The next morning we wake up refreshed and fully realizing how much we have been needing a vacation after the whirlwind of relocating our lives from New York City to Hong Kong. The floor to ceiling curtains in the room manage to entirely block out the morning sun and when I open them up I am blinded by the sunlight rushing in. We make our way down to breakfast. A buffet of exotic and familiar fruits, cheeses and breads, cold pad thai and fried rice, the asian breakfast staple congee, made-to-order omelets, coffee, and fresh juices. No cats to share our breakfast with but some determined black birds have no problem eating from my hand, despite Eric’s comments on Asian bird flu. After breakfast, we venture out to the Fisherman’s Village, a nearby main street that is filled with al fresco restaurants and shops selling everything from Thai wrap pants, white cotton shirts, and coconut beauty products to your standard tourist goods; T-shirts, sarongs, and various home decorations with “THAILAND” carved into them. My mind tries to make room for one more conversion rate to keep prices in perspective. Because of recent protest threats, the Thai Baht was down and our money went a little further; about $31 TB to $1 USD, or $7.75 HKD. After some gentle bargaining we purchase a few items at really excellent prices. The next few hours we spend simply relaxing on the beach. The water is just perfect- I could spend hours in it swimming, floating, diving and bobbing- and I did! As the sun began to set, I got an hour long “strong” thai massage on the beach for $400 baht ($12 USD). We enjoyed a Thai-style seafood dinner and drinks at Nirvana in Fisherman’s Village.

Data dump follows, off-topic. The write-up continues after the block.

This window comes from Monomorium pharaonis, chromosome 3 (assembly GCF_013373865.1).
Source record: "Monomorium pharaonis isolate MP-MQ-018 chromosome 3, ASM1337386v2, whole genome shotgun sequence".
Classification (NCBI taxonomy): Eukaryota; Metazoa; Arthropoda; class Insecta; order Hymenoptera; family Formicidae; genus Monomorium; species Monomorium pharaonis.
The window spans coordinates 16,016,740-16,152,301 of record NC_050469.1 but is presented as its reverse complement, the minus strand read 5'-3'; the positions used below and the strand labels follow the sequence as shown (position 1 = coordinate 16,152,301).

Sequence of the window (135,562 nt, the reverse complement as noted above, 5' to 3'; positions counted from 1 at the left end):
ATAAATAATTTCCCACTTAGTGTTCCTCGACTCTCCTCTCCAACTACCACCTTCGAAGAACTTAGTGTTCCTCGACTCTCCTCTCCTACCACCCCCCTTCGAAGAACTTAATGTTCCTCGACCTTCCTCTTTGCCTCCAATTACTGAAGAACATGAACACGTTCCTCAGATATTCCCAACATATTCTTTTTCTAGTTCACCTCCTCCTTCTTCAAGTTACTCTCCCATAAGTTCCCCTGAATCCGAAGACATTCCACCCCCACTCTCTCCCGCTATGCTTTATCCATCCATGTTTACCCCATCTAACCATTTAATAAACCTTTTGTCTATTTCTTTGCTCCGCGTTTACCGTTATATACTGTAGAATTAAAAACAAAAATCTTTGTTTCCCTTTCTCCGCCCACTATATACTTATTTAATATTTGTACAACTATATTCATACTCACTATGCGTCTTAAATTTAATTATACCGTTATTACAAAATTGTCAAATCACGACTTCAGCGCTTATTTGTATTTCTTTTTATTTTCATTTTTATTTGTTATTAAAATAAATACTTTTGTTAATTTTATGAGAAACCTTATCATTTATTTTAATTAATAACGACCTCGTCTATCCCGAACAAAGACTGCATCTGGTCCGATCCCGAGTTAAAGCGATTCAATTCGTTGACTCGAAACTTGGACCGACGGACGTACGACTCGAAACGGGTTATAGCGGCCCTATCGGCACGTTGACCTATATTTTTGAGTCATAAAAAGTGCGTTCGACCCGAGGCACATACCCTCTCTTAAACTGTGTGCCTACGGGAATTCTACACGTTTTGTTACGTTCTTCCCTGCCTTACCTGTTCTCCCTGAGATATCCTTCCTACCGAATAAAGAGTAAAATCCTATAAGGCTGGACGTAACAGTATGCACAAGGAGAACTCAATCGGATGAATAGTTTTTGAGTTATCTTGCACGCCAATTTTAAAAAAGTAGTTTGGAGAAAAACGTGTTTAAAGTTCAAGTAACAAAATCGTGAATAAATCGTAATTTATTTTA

In preparation for this trip, I read an excellent travel memoir entitled A Fortune-Teller Told Me. After receiving a warning from a Hong Kong fortune-teller not to risk flying during 1993 journalist Tiziano Terzani commits to a year of earthbound travel throughout the Far East and discovers the joys of moving more slowly and closer to the earth. Along the way he consults fortune-tellers, intuitives, shamans, and monks. These explorations begin to spark for him an interest in the occult throughout Asia. In Thailand he speaks at length about the Phii, ghosts or spirits, of Thailand: “To propitiate the phii and keep them quiet so they would not bother ordinary mortals, shrines were erected in their honour in every corner of the city, in every street, in front of every house. The people were assiduous in leaving them food, little wooden elephants, plaster figurines of dancing girls, a glass of alcohol, cakes, sweet-scented garlands of jasmine. Whenever they laid the foundations of a new house or dug a well, they immediately built a little altar to the Earth Spirits to apologize for the disturbance caused, and begged its protection in times to come. These apologies and prayers were regularly renewed with fresh offerings.” It’s true, I noticed practically every shop and restaurant had an elevated golden altar outside with either the elephant-headed Ganesha, a Thai-style Buddha, or another Thai deity usually painted gold with it’s palms joined in a prayer featured at the center. Surrounding the central image are offerings of brightly colored soda or bottles of water with straws pointed in the icon’s direction, as if coaxing them to stay hydrated. Flower garlands, orchid blossoms, and other sweets also fill the platform space. I even noticed the fig tree on the corner had a half a dozen garlands hanging off it and wondered if they were put there to please the earth spirits of that tree. Needless to say, these practices of altar-building and beauty-making make me smile.